-- We've had lots of company. Dave's family, my sister Cate and mother, plus I've had several dinners for various new friends. We hope to see Mike and Steph soon, plus others. We hope our friends think of this as a place to escape to and rest.

****If you are reading this, we miss you and want you to visit. Consider yourself a good enough friend to invite yourself. Call us up and find out when is a good time to stay. All our guests rave about this cool house and how it fits us, as a family. Come see why.

-- Lily is having more playdates, with some very nice kids she's met at various camps and school. Thank god for that, although she still really misses her Brooklyn buddies. I don't blame her, I miss them, too. She's having a sleepover tomorrow night, in fact, and they will go to camp together in the morning. She's excited about school and also a bit nervous. Natch.

-- Lily and I are playing the flute. The wife of one of my colleagues is a wonderful flute player and teacher and she's teaching both of us. I had my flute cleaned and gave it to Lily and bought myself a better second-hand one. I haven't played since I was 14 but my tone is getting better, thanks to some tips from my one lesson. Lily and I are playing a couple of short, lovely, duets. It's really nice.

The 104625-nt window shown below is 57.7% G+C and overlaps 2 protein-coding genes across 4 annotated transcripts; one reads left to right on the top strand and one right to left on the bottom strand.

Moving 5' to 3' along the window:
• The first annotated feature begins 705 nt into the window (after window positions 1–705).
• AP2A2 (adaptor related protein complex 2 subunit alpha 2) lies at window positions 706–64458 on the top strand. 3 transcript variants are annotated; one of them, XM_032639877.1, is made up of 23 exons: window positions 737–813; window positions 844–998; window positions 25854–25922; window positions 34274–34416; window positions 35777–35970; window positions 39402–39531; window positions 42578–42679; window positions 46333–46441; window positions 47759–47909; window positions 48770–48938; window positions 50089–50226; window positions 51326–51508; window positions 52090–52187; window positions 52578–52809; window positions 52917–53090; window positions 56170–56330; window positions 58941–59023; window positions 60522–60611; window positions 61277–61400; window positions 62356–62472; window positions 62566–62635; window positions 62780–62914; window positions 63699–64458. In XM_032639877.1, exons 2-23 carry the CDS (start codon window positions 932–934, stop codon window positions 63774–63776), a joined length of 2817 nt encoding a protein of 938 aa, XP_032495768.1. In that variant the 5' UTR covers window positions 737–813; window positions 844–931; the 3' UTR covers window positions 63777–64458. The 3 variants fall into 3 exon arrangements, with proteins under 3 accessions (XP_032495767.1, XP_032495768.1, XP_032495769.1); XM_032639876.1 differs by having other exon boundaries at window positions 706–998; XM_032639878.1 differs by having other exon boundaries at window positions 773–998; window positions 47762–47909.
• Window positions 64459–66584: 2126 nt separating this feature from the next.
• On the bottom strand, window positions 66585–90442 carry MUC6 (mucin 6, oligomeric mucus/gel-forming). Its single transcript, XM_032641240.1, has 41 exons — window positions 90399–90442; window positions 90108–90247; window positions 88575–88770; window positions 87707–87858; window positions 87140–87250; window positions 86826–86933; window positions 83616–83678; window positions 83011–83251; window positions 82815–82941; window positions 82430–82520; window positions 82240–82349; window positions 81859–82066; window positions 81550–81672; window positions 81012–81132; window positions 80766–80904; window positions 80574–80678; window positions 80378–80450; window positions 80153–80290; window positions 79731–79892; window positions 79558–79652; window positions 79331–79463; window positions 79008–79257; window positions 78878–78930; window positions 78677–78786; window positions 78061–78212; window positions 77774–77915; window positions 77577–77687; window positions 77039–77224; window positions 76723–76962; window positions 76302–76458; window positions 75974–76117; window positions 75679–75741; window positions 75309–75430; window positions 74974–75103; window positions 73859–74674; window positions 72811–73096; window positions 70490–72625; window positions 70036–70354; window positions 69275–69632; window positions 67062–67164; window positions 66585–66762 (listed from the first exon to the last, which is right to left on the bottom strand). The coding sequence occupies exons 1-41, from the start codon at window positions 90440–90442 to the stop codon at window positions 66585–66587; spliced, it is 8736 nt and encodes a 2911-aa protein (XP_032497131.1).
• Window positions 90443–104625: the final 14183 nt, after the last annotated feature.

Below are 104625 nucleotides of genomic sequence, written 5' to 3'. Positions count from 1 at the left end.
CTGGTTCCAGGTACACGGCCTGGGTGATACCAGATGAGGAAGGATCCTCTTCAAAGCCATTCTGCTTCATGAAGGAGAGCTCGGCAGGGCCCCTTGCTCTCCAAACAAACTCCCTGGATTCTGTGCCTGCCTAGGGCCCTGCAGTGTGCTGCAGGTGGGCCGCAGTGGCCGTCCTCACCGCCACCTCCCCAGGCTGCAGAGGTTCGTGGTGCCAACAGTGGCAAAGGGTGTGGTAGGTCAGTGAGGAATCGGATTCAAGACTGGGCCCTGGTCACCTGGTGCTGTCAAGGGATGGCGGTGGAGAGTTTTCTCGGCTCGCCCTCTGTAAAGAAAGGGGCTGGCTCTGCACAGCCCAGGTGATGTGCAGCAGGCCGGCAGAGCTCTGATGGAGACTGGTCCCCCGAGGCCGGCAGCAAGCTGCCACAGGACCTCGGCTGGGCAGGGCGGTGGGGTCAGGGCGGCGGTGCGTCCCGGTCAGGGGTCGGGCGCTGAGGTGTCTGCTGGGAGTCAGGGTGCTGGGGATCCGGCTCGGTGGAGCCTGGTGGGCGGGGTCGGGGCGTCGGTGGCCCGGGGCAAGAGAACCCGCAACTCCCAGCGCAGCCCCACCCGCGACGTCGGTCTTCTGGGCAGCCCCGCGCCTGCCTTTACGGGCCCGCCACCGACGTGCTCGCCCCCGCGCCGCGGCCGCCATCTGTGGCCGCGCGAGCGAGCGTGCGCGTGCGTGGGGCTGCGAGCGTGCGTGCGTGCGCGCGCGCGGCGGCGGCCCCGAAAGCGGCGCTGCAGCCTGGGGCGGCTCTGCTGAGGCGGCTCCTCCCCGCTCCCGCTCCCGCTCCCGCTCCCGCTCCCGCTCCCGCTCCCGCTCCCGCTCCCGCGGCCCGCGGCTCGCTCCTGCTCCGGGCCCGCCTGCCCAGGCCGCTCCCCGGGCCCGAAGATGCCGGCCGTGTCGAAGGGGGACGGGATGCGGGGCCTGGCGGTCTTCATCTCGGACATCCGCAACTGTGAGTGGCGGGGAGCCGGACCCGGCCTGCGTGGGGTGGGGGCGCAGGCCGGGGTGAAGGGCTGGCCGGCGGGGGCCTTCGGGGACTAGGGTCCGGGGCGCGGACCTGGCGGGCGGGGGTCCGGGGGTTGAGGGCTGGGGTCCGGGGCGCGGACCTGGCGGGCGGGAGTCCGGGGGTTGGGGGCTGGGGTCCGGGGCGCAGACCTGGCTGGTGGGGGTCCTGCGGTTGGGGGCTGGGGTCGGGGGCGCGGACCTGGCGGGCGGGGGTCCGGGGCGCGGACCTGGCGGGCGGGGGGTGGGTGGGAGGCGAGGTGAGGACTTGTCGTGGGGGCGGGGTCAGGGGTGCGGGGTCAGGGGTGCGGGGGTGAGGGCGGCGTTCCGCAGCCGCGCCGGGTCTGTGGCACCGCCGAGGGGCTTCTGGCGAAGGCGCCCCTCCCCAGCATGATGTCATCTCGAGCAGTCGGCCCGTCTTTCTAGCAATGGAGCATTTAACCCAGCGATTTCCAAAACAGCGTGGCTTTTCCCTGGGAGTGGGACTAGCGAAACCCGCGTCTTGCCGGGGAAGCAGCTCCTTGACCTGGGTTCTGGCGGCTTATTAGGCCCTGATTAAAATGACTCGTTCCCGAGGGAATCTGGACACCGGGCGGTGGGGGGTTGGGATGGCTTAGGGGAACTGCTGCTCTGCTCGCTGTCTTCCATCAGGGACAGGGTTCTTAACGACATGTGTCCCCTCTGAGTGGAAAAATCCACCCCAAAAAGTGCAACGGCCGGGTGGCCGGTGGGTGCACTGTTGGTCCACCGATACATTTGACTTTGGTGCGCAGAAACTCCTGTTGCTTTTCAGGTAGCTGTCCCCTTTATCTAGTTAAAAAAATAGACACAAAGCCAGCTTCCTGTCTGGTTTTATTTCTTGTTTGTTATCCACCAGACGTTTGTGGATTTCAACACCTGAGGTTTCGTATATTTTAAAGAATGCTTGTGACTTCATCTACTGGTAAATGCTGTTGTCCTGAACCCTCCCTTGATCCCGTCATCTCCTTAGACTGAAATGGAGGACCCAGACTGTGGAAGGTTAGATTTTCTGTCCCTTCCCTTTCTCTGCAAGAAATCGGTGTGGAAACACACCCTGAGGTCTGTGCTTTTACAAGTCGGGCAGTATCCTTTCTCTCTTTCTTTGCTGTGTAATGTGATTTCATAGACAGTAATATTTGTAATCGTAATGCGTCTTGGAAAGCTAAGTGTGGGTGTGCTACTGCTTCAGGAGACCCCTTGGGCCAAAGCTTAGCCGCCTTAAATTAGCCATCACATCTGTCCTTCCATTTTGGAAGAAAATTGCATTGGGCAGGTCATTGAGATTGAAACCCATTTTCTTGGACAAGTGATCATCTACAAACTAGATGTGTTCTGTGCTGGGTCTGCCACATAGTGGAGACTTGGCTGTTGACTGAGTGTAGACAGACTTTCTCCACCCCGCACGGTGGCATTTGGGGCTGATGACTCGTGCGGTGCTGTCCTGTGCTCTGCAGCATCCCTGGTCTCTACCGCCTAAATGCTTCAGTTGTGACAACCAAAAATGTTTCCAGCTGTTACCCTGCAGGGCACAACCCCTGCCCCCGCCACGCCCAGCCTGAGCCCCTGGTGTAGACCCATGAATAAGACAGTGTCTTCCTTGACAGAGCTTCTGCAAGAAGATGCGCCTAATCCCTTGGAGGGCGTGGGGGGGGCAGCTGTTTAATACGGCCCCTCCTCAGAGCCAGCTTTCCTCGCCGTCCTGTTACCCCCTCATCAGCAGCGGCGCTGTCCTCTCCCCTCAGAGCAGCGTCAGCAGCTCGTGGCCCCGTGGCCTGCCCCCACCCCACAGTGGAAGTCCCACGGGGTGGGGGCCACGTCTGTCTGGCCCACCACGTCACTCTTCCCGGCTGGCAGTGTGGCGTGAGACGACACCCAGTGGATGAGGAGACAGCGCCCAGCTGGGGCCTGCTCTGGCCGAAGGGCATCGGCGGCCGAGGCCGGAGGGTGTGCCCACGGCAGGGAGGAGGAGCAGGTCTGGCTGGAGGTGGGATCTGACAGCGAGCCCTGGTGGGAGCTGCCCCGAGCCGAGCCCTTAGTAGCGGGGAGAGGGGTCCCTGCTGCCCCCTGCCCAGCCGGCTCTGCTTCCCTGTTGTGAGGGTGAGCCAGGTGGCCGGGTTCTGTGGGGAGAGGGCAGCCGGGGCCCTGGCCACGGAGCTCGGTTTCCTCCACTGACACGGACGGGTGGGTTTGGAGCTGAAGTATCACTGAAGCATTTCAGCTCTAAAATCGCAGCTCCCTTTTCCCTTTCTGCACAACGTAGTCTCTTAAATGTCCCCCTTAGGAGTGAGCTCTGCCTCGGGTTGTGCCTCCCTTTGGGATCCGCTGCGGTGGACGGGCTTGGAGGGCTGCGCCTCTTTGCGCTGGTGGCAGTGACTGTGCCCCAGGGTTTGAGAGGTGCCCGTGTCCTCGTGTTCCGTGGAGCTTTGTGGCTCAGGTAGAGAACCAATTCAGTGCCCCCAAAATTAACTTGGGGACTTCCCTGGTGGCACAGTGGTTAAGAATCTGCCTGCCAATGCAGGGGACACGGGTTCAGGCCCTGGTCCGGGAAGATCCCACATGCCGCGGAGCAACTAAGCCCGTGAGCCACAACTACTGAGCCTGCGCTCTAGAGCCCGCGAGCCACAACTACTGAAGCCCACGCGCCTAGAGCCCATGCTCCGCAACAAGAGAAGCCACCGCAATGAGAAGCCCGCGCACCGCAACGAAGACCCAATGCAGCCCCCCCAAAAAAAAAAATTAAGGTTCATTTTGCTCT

-- Dave is the family bear-spotting champion. My sister Cate and kids were here Saturday morning and Dave suddenly shouted, "Baby bear!" We all ran from window to window as a mama bear and cub walked around the back of our house and down our neighbor's driveway and across the street. Dave had already seen one cross the road on his way out last week.

Best bear story so far: Our friends Lonnie and Erika have a daughter who has a friend who was sunbathing on the front lawn or driveway of her family's home in downtown Northampton. She is about 12, this girl. She had coated herself with coconut oil and fallen asleep. She was awaken by something licking her foot... yup. A bear. She screamed and ran into the house. Hilarious. Glad it wasn't my kid.

-- Of course I finished Harry Potter seven. I was done by Saturday night, along with many other people I know. And of course I will post no spoilers here. But I will say that in a way, I am relieved it's over. I don't think I could take another book. And I am grateful to some work colleagues who helped me resist reading the pre-release spoilers on Friday. One of them pointed out that even though I don't think it's literature and in fact think it's very clunky writing at times, what I really like is the experience of reading it and trying to figure out what's going to happen. I did just that on Saturday.